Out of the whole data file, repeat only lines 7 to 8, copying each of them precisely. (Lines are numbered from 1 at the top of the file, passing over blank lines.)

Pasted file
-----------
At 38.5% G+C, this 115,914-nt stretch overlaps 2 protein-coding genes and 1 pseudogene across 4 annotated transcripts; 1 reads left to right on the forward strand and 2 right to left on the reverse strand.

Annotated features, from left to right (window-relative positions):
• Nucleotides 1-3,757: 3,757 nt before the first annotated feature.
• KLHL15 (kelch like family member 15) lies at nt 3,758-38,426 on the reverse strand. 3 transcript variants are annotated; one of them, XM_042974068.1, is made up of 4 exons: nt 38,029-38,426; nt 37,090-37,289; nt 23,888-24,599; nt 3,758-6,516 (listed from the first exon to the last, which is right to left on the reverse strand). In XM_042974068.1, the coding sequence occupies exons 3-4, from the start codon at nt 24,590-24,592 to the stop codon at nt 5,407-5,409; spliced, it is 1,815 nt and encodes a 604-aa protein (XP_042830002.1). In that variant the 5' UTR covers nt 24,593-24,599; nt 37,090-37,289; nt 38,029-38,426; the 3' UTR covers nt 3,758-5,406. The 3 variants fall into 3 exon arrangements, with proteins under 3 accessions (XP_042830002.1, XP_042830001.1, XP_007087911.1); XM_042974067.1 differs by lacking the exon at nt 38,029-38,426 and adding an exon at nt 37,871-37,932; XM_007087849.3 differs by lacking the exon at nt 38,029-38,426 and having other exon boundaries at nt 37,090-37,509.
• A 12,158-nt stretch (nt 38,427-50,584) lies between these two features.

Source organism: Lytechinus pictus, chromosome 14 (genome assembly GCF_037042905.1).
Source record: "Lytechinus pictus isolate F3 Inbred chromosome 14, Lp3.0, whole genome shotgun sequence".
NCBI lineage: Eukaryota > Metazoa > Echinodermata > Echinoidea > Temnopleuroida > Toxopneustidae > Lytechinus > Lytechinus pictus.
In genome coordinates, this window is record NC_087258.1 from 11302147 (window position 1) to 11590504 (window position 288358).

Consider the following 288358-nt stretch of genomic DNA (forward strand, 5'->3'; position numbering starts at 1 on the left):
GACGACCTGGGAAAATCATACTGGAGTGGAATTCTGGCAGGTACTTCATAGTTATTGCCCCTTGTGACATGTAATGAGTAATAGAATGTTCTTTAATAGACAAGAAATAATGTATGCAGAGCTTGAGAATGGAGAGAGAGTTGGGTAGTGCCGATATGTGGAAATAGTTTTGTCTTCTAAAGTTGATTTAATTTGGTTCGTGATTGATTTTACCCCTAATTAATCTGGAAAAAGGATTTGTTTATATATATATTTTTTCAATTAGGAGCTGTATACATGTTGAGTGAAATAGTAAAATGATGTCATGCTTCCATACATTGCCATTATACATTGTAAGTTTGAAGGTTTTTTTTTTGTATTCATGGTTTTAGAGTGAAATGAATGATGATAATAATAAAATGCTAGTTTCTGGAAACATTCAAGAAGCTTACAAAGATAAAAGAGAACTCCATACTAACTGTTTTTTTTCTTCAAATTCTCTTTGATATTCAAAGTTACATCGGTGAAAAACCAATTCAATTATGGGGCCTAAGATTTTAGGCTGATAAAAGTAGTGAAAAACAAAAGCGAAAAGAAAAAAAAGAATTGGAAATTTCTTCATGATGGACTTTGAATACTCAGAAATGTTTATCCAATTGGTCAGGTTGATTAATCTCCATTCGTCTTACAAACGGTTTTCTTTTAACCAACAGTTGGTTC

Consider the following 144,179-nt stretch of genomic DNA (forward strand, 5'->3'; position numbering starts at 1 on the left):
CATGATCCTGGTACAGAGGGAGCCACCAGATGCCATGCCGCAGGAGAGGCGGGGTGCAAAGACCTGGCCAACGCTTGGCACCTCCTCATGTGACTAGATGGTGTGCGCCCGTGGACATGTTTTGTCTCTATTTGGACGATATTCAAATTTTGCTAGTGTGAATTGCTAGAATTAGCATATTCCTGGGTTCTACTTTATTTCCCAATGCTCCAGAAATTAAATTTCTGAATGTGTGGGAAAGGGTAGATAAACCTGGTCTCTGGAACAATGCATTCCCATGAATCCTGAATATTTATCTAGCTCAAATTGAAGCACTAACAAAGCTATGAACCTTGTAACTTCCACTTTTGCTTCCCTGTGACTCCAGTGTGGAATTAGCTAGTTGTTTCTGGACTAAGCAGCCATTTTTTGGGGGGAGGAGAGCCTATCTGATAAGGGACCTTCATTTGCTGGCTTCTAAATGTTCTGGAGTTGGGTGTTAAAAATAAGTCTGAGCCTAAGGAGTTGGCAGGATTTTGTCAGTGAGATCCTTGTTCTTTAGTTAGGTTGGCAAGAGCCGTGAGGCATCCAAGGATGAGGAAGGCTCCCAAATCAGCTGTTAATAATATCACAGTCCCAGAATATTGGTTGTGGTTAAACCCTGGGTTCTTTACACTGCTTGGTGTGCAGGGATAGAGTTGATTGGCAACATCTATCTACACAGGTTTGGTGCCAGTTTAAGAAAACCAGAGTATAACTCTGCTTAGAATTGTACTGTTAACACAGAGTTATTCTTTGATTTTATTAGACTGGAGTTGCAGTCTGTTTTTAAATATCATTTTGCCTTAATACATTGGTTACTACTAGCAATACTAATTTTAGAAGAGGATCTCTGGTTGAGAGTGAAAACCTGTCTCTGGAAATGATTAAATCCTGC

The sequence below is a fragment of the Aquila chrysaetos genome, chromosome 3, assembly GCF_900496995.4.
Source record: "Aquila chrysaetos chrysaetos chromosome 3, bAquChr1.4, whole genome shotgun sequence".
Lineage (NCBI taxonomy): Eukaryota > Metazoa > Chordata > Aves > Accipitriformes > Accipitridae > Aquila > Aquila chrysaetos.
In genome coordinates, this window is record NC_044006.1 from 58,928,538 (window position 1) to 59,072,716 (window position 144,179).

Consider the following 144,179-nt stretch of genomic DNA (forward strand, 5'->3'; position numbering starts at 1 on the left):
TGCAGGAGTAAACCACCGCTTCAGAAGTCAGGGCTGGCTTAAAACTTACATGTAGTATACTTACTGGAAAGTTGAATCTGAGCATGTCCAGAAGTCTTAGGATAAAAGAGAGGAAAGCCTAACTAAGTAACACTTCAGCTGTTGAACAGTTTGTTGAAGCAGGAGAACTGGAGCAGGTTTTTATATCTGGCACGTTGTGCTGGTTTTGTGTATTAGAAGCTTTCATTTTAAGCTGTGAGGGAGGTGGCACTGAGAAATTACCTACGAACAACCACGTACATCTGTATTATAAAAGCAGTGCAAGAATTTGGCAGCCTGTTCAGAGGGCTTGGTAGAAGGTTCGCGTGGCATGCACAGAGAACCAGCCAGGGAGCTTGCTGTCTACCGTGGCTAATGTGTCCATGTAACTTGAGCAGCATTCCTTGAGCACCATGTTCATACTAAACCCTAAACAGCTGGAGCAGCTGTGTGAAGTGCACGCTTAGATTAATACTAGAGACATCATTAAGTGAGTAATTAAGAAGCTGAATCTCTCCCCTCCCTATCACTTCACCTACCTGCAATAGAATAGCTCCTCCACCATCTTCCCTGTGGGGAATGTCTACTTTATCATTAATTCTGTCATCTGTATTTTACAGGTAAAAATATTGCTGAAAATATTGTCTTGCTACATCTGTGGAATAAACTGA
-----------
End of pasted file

Source record: "Lytechinus pictus isolate F3 Inbred chromosome 14, Lp3.0, whole genome shotgun sequence".
NCBI lineage: Eukaryota > Metazoa > Echinodermata > Echinoidea > Temnopleuroida > Toxopneustidae > Lytechinus > Lytechinus pictus.